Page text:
Scanned using Artec 3D technology
Looking at this compound bow 3D model, you can tell that the object it replicates was named compound for a reason.
Full of smaller, finer details as well as holes, fine lines, sharp edges, and smooth, possibly shiny surfaces, the dual-clutch gearbox becomes a lot easier to scan with Artec 3D’s new HD mode.
As you can see, the figurine has a very rich and fine geometry from top to bottom – perfect for testing the capabilities of HD Mode.
When it comes to digitizing such fragile historical artifacts as bones, skeletons, and skulls of rare creatures, be it a dinosaur, a mammoth, or ancient human remains, 3D data quality is key.
Hollow areas or surfaces inside the rim that were previously quite tricky to capture in one go have been reconstructed in full detail with no artifacts or noise.
What makes this model special is the ultra-high level of detail and the incredible cleanliness of data that the scanner is able to achieve, all thanks to HD Mode.
Whether intended for reverse engineering or quality inspection, this impressive 3D printable model of compressor would easily fit the bill.
Every stretch of salty exoskeleton, legs, and antennae has been lovingly captured in high-resolution color 3D and reborn in the digital realm.
Have a look at each angle of this 3D model and notice how well everything has been captured — from its finest details to its texture, its ornamental design, and its altogether exquisite appearance.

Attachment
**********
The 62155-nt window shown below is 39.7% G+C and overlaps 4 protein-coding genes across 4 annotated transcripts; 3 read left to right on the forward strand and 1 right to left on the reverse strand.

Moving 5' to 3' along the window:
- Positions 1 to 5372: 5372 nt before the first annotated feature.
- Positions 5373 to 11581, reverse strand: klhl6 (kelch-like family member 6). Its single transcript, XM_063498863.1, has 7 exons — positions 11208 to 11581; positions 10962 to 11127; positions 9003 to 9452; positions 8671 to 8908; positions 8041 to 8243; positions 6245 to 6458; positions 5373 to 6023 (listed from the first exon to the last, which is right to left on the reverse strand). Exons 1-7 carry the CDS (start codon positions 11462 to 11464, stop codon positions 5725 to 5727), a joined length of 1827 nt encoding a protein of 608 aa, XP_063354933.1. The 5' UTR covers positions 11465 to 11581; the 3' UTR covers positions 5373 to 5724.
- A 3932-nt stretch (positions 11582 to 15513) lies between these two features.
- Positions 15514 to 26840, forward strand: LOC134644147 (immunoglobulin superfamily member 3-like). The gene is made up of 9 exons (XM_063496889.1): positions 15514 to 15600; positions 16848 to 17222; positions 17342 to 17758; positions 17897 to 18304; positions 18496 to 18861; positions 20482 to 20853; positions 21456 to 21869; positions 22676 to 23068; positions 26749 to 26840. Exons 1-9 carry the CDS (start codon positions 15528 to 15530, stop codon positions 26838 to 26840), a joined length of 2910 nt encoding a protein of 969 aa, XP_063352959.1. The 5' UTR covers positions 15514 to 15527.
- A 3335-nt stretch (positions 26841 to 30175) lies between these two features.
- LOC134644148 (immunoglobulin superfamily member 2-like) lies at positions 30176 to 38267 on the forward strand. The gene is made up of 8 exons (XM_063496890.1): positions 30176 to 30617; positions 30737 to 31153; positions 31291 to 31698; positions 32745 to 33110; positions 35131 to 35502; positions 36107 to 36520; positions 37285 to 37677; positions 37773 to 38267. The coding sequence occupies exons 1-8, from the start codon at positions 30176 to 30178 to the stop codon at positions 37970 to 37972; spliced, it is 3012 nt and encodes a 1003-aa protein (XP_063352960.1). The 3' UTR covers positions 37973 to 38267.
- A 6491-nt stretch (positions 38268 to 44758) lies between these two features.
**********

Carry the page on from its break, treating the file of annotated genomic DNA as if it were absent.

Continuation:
Effectively 3D scanning such a diminutive 6" × 6" × 4"(15 cm × 15 cm × 10 cm) powerhouse, with its diverse and sundry assemblage of parts, is a formidable challenge for a quality inspection or reverse engineering workflow.
Scanned with Artec Eva, two common scanning challenges were overcome: Black surfaces, and shiny objects.
These elaborately-crafted wooden doors were scanned with an Eva in merely a handful of minutes. Since the resulting 3D model was destined for use in a movie, the doors’ many intricate carvings needed to pass close visual inspection.
Fine lines and sharp edges have always been tricky to scan but with the new HD Mode, those difficult areas are hardly the challenge they used to be.
They say that Nature is the perfect designer, and if you could ask Mr. Stubbs about this, he’d probably agree with you.